William Lauer revealed how he will die during a meeting at his favorite bar.
That sounds like a production.
He made no toasts, drank no beer and shed no tears. Instead, he and a trusted friend met at O'Rourke's Tavern one morning last fall and tried to treat it like it was no big deal.
Without explicitly saying so, William told his friend he has decided he will suffocate.
He reached this decision after finding himself on a path people literally pray they won't have to walk.
He has amyotrophic lateral sclerosis, or ALS -- commonly known as Lou Gehrig's Disease. He's one of about 30,000 Americans diagnosed with the illness. It is fatal ... always.
This is the story of William's walk over the past 21 months. The first steps after his diagnosis were depressing, painful and burdened with unanswerable questions. But somewhere along the way, it turned hopeful.
With the help of a lot of friends, he has put the hope in it.
Now, back to the bar.
The former photojournalist met O'Rourke's co-owner Doug McLeese to hand off an important document: advance directives. As William's legal executor, Doug will make sure his friend's end-of-life wishes are followed if William can't speak for himself.
William's neurons are rapidly degenerating, which means his brain will continue to lose the ability to send messages to his muscles. As his muscles fall out of use, they will atrophy.
He won't be able to stand or walk.
He may not be able to feed himself or speak.
Total paralysis could be on the way.
The two friends briefly discussed the contents of the document.
"No trache tube ventilators," William said.
"Stomach tube?" Doug asked.
"A lot of ALS patients die of starvation," William responded.
So far, the disease hasn't affected his ability to talk or swallow, so he's betting he'll be able to eat until close to the end. It's the sort of dispassionate analysis many people would find impossible to do for a loved one, let alone for themselves.
William made his decisions after gathering all the information about ALS he could find. Confronting the reality of his impending death matters to him.
But more than almost anything, he wants to share that information so others will understand just how dreadful the disease is, and maybe, what they can do to help.
So, William calculates he won't starve.
One day, however, his fully functioning brain will send a neural impulse for his diaphragm to contract, but his diaphragm won't respond. The bundle of neurons that have carried the impulse to take a breath countless times in his 50 years simply won't be delivered.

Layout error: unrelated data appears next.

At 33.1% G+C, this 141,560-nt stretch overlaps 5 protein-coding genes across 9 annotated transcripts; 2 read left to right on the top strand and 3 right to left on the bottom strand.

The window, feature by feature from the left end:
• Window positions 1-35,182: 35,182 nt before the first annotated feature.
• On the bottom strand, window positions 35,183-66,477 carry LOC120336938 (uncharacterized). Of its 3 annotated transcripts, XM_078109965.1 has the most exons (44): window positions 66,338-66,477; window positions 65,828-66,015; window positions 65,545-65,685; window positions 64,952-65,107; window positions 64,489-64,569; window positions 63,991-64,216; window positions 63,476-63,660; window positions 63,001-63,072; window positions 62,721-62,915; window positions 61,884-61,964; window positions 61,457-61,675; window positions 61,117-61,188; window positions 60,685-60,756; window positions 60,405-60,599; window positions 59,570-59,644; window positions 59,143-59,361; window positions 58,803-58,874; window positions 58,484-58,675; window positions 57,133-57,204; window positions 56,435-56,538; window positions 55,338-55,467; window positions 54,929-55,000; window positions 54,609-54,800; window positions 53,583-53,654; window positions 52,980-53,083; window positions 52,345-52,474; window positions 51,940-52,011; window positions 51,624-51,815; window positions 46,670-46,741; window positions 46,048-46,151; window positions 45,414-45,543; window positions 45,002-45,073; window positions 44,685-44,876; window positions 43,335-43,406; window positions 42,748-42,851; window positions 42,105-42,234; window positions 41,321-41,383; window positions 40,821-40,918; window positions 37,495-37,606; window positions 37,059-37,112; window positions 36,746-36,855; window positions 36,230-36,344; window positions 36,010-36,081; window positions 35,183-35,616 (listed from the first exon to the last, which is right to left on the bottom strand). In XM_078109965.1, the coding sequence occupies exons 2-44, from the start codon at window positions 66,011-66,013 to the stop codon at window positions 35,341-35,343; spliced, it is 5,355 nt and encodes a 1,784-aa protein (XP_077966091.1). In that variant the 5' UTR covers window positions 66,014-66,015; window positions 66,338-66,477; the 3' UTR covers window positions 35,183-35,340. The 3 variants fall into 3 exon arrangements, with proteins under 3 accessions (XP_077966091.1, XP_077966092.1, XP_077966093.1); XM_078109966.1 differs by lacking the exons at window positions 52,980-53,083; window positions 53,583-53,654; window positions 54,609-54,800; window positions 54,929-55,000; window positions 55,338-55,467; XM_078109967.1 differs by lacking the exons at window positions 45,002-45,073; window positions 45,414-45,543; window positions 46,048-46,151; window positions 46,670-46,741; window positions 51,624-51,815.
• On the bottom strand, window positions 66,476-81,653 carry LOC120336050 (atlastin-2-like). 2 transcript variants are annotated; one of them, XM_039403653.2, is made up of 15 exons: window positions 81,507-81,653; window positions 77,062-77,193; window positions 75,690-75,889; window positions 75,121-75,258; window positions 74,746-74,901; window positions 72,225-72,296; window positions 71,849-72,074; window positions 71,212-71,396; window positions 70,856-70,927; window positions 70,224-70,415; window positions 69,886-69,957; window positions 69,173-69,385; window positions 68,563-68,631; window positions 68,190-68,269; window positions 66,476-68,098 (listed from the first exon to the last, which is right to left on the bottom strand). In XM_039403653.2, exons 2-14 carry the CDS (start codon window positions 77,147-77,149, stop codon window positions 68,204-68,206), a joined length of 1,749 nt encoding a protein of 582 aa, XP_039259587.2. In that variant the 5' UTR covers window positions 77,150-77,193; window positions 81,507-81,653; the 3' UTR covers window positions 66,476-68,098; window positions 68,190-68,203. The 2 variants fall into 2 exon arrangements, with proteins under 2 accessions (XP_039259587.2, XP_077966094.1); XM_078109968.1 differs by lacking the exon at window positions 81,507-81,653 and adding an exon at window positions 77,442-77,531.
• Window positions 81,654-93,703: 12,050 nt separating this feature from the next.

William made it clear -- he wants no ventilator when that moment arrives.
Then he and Doug shook hands, hastily embraced and went about their day.
Shortly after he learned he had ALS, William shot a volleyball match.
He'd gone through a battery of tests after his physician noticed involuntary muscle twitching in his left shoulder. He showed up for the late afternoon appointment on Oct. 27, 2009, expecting to get a referral for shoulder surgery.
Instead he heard, "It's fatal."
His thoughts jumbled and his head swam. He grasped to make meaning out of the words the neurologist was saying.
"I didn't even know what to ask," he said. "I didn't know a whole lot about it. I couldn't have told you anything about ALS."
So he thought about his assignment.
At that time, he'd been the guy behind the camera with the salt-and-pepper scruff and the untucked shirt for a dozen years for the Lincoln Journal Star.
Among co-workers, he was known for his sharp opinions and blunt honesty. Some would describe him as utterly without diplomacy.
"I don't like stupid people," he has been known to say.
His supervisor, Ted Kirk, called him the staff foil, largely because William relished taking up an argument just to play the contrarian.
"If I called this black," Kirk said, pointing to black in a photograph, "he would say, 'This is 100 percent gray.' "
"Not true," William shot back with a smile.
But he also offered limitless guidance and patience to photographers getting their starts. And when he praised a colleague's work, the recipient knew it was genuine.
Single and childless, William dedicated himself to photojournalism. He sought assignments where he had a chance to make a difference. He won awards and impressed readers with his ability to tell stories with shadow and light.
He was respected.
Now, just 30 minutes after hearing the hardest thing he would ever hear, he had a Husker volleyball match to shoot. He did the only thing he could: the job.
After he turned in his photos, he ran an Internet search on ALS. One fact stopped him cold: Half of all patients die within three to five years of diagnosis.
"I thought, 'My God, that's fast.' That's when it really hit me."
He made his first call, to Joellen McGinn, with whom he once lived.
"I've got some bad news ..."
That's when he broke.
He and Joellen went to the Mayo Clinic in Rochester, Minn., for a second opinion and two days of tests.
The diagnosis was confirmed.